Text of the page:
Despite her entreaties, my husband Larry and I were still debating whether to attend our community theater group’s production of Deathtrap. “This will be our last foray for a while,” I reasoned. “We should support our friends who put so much time preparing.”

One hour before we were to leave, our son Adam called from California. “If you promise not to go to the play,” he told us, “we will spend the next hour Zooming with you so you can watch your six-day-old grandson.” We complied. Outside of trips to doctors, the supermarket, and small, socially distanced outdoor meetings , we have kept our promise for the past nine months.

But maybe, for those of us fortunate enough to have survived 2020 without major physical and financial catastrophes, this year has been a break from our normal “Rush, Rush, Rush” routine. Larry and I have found a new rhythm that has given us respite in unexpected ways.

Each morning, we exercise, sometimes together (bikes, walks) and sometimes on our own (Larry’s pickleball and my swims). After lunch, we spend a leisurely hour or two n the couch doing duplicated crossword puzzles, working silently until one or both of us say, “I need help!” I find time to write while Larry satisfies his passion for history and sports with the help of Google. After dinner, a shared affair, we watch a Netflix or Amazon movie and read. I say a prayer of gratitude every day that I am going through this difficult time with Larry, my soul mate and best friend.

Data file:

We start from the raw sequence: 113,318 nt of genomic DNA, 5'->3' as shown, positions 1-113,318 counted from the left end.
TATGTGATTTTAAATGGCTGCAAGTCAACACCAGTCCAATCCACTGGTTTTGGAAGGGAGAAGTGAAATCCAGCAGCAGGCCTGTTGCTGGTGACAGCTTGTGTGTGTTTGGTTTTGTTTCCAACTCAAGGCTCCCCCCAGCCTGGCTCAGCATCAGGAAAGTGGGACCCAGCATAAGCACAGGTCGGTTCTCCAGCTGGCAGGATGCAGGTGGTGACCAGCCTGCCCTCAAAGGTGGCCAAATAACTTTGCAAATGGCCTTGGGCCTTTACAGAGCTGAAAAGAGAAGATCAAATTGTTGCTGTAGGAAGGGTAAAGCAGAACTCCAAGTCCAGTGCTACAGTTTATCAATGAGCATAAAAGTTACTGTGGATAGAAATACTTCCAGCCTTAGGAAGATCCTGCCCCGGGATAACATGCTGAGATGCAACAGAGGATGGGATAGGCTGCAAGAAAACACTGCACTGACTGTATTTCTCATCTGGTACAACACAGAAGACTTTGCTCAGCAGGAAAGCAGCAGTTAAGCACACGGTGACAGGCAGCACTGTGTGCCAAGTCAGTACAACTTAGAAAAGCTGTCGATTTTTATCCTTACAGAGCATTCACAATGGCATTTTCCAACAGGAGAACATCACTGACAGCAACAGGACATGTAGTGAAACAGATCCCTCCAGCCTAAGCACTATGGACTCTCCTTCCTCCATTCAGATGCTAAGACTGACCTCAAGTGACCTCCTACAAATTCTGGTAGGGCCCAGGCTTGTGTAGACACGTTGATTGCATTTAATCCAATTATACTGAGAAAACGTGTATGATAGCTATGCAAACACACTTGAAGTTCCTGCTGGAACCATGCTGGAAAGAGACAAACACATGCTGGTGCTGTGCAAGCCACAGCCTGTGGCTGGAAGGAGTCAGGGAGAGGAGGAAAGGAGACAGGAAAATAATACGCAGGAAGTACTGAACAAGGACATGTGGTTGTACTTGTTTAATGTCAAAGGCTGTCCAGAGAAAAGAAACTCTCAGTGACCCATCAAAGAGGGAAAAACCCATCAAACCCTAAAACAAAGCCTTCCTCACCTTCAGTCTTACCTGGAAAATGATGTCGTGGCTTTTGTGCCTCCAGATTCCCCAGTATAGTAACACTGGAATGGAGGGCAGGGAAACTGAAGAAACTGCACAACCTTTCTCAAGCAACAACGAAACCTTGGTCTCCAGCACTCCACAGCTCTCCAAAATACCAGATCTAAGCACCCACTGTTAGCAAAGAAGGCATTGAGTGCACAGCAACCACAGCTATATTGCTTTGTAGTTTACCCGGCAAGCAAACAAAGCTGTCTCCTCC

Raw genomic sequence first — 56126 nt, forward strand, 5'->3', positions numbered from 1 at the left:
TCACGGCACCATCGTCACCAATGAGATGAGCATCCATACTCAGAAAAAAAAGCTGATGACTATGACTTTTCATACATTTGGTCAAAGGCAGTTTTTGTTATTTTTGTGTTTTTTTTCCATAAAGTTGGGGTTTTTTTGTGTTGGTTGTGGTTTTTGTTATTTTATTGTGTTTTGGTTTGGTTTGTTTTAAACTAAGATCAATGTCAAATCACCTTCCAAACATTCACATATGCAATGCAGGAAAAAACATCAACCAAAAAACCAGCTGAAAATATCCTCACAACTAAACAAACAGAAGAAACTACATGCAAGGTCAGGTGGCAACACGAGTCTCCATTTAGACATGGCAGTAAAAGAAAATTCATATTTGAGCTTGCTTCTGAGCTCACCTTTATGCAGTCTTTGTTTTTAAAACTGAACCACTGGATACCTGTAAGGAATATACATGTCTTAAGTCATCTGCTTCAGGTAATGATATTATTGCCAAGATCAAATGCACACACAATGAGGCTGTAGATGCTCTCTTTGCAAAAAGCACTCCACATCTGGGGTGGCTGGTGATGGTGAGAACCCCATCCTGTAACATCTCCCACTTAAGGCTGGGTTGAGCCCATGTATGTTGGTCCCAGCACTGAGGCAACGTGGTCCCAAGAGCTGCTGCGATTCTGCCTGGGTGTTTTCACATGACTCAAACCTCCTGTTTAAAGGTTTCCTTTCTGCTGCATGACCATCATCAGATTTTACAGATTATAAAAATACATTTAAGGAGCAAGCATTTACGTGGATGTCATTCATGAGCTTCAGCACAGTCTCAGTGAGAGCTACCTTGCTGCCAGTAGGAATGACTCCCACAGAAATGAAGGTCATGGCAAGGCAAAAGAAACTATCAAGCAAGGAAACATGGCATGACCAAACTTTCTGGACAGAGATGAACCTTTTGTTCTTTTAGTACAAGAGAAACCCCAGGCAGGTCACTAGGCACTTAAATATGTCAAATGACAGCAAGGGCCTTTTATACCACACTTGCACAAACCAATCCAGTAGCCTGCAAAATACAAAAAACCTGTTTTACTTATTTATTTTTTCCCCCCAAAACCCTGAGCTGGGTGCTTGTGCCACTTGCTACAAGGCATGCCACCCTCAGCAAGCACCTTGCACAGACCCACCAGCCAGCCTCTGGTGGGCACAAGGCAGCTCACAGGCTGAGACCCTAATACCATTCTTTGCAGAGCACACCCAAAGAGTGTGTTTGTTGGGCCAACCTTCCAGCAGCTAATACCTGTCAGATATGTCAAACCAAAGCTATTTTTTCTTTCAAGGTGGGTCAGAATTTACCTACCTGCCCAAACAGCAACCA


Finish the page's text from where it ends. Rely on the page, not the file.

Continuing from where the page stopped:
We both have appreciated the power of online technology, allowing us to keep up with far flung family and friends. Adam, and his wife Sarah have kept up their part of the bargain, Face Timing with us several times a week with the camera trained on our ten-month-old grandson. Although we have yet to hold him, we have at least been part of his life, watching him sleep and poop as an infant to seeing him experience applesauce for the first time, pop his first tooth and crawl backwards. 

Thanks to his long, elaborate stories, our five-year-old granddaughter often checks in with Zayde. She asks him to retell the story of how Wicki Wolf was foiled again by the forest denizens, which include “good” wolves, moose, and even a visiting alligator who somehow survives the Colorado winters. Julie and her husband often share the screen. Frequent emailed pictures and videos of both grandchildren keep us further in touch.